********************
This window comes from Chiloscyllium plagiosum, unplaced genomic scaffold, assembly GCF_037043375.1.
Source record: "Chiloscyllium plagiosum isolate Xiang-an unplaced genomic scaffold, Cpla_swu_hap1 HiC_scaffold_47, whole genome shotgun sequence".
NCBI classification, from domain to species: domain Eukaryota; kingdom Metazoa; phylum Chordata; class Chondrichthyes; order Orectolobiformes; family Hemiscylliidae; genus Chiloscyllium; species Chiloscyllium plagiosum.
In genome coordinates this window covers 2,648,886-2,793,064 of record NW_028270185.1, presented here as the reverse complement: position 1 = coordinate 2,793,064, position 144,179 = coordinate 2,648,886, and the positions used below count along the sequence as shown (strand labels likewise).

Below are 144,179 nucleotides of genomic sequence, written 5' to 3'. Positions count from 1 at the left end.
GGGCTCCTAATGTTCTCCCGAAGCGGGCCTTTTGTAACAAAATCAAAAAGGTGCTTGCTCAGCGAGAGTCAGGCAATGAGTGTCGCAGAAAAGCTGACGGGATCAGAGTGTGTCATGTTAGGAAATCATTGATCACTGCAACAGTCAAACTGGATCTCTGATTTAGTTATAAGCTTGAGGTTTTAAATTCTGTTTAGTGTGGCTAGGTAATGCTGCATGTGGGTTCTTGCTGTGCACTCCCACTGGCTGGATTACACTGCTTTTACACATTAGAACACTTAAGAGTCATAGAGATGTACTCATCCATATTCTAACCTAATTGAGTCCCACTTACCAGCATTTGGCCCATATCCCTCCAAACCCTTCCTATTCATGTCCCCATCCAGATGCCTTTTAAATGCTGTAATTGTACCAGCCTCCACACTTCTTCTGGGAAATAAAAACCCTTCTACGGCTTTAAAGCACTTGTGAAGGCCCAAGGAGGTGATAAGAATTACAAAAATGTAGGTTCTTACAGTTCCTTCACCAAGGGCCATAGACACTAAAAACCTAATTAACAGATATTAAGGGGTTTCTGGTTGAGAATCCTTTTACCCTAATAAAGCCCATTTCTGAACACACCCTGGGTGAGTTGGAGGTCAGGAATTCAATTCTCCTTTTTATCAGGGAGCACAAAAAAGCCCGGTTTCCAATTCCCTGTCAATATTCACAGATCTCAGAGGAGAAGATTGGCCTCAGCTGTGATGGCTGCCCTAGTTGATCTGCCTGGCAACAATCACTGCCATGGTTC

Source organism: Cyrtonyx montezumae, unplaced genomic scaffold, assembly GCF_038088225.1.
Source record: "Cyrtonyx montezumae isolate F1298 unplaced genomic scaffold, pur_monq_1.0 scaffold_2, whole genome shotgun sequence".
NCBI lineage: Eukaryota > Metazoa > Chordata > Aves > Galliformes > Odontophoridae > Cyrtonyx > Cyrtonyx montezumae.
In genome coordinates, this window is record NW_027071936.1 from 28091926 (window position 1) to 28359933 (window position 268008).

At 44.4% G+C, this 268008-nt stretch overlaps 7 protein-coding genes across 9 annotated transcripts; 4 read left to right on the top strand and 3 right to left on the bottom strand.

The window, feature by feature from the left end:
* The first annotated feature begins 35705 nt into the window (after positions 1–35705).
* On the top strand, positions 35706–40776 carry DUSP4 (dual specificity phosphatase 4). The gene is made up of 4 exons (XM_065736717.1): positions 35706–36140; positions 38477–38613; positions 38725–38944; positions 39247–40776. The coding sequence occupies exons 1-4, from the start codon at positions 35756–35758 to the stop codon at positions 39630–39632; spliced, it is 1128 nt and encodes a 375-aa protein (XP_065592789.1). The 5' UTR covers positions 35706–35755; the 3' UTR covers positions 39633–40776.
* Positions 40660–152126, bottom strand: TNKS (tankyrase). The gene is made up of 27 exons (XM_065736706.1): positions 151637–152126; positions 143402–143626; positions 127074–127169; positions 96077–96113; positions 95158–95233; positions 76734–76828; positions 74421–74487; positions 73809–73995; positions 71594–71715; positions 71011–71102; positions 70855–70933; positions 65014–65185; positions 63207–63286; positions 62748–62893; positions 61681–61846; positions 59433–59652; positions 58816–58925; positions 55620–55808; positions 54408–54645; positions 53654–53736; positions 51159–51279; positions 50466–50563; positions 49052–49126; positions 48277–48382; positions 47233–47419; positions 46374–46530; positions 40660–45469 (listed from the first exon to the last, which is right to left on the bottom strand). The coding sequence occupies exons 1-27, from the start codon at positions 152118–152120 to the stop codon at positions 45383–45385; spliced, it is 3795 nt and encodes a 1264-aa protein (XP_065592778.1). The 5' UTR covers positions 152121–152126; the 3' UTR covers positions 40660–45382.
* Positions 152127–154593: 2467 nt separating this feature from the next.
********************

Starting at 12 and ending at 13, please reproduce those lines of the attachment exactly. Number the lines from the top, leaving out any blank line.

The window, feature by feature from the left end:
* The first annotated feature begins 35705 nt into the window (after positions 1–35705).